deals with the fact that for starters, even famous Jazz musicians are unknown. If I say to my buddies, "Have you checked out the new Branford Marsalis
album?," they're like, "Who?" If you're into Jazz, that's obviously one of the biggest names you can get. Even famous Jazz musicians are not famous, so even though some of the guys on my album are heavyweights in South African Jazz, they are unknown. Essentially they are my "secret weapons" that I'm using to bring my music to fruition. I also feel my experiences as a Southern African growing up in Africa and the stories of these songs, my family, and our culture are my secret weapons.. And I think that in terms of my compositions and the instrumentation, if I pull out Marc de Kock on the flute, that's the secret weapon for that tune. So I just started to think about what it is that defines me, and what it is that defines the album. I feel like I've got so many secret weapons at my disposal. There's this whole culture going on here whether people in other countries know it or not. AAJ:
With the latest album, you partnered with PathWay Records on its release. Your prior albums were self-released efforts. What changed? DS:
About three years ago, I went to perform at the Wigan International Jazz Festival in England. It was there that I heard a saxophonist called Paul Booth
. We heard that Paul was playing with the trumpet player Ryan Quigley
, and that they were both great English players who were doing a Stan Getz
and Clifford Brown
tribute with strings. So we played our gig and then they came in after us and played in the hall. Marc de Kock and I were just blown away. They were unbelievable musicians, just world-class players. That's one of the most exciting things about being at these festivals, that you get to hear other people you didn't necessarily know. After the gig, before I knew it, Marc tapped me on the shoulder and said, "Hey Dan, have you met Paul?" We hit it off and we had a pint and I said to him, "Listen man, if you ever come to Cape Town please look us up. I'd love to play with you, book you some gigs, or we can just hang out."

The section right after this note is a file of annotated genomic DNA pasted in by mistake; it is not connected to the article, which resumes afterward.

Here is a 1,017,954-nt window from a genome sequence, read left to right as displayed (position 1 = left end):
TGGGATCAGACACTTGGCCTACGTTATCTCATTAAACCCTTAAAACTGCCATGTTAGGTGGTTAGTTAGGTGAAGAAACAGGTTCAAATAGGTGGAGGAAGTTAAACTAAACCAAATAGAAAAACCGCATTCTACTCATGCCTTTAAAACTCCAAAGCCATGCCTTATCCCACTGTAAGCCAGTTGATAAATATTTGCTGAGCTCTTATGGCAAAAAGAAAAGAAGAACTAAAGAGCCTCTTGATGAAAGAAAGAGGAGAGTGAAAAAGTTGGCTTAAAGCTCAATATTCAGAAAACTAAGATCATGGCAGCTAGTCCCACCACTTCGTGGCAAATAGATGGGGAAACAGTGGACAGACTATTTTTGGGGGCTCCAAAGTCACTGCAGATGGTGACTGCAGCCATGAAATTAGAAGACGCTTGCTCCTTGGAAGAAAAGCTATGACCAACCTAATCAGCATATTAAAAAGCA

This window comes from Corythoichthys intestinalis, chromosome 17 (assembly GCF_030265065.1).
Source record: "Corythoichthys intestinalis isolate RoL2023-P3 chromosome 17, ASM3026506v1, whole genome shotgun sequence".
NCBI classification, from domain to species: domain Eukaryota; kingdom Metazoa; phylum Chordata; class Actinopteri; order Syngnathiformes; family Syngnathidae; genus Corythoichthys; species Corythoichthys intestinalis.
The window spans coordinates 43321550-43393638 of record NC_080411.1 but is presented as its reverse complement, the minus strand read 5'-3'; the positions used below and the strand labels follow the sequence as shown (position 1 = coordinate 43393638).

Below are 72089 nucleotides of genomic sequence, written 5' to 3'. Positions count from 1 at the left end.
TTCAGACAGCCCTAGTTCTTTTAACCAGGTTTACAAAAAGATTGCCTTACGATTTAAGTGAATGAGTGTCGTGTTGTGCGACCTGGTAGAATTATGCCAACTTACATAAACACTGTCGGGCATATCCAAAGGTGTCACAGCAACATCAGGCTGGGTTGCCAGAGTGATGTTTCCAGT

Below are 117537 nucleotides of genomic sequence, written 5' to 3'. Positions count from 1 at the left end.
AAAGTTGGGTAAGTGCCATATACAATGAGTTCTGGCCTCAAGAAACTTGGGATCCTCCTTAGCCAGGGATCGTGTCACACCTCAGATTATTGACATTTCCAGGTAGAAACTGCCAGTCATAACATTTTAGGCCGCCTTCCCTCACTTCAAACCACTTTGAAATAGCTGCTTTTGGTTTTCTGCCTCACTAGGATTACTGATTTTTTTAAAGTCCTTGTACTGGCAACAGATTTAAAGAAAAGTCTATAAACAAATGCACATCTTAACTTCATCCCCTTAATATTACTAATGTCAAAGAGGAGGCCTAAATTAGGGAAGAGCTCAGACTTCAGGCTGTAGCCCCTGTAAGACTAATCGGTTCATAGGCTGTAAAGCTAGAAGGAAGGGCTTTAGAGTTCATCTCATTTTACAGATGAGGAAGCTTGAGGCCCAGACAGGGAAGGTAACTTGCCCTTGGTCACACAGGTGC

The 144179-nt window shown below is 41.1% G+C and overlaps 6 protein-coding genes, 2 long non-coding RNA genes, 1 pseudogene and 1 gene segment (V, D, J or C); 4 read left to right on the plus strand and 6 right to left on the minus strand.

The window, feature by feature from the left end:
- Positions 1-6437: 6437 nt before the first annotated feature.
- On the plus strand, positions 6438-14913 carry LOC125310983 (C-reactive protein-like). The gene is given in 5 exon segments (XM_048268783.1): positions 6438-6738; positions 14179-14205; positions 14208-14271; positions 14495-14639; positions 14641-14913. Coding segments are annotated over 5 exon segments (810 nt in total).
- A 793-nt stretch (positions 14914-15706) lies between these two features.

You say that sort of thing all the time, and it usually doesn't necessarily come off. But a year later, I got an Instagram message from Paul, saying, "Hey Dan, I'm coming to Cape Town on holiday. Are you around?" And I said, "Sure, I'll show you some wine farms!" And he came out and jammed on a couple of gigs with me. We had some fun and we really just got on exceptionally well. It was a real treat to hang out with him and get to jam with him. That's when he told me about his recording label. At the time I didn't really think too much of it, except that he told me it was a record label that specifically deals with Jazz in a more World Music vein. I thought that was very interesting. Two years later, I was doing the Secret Weapons
album, and was about to go through the usual route of just uploading it onto CDBaby, getting it onto iTunes and Spotify and everything.
But then I thought, "Let me just drop Paul a line and see if he'd be interested." I thought that I'd love to be associated with him. Maybe he could give me some tips and let me know how he goes about releasing his albums. I can't say enough as to how helpful he was and how encouraging he was in getting me onto his label and assisting me with all the questions that I had. It's just been fantastic. I think when I go over to England again, he would be part of the project playing my music, which is another secret weapon.
So I thought to try a new way of releasing the album, to learn from the guys who are doing this all the time, and see where it takes me. So right from album cover design to the release date, ISRC codes, and where to punt the album, Paul just gave me advice. Before, you feel like you're a lone ninja. So to have a little team together who back what you're doing and think it's good is quite encouraging. It feels like I'm going up a step all the time, as opposed to backwards. AAJ:
You referenced on a few occasions the idea of the artists as your secret weapons, and the guest appearance of Gordon Vernick
on the album certainly seems to fit the bill. How did you and he meet?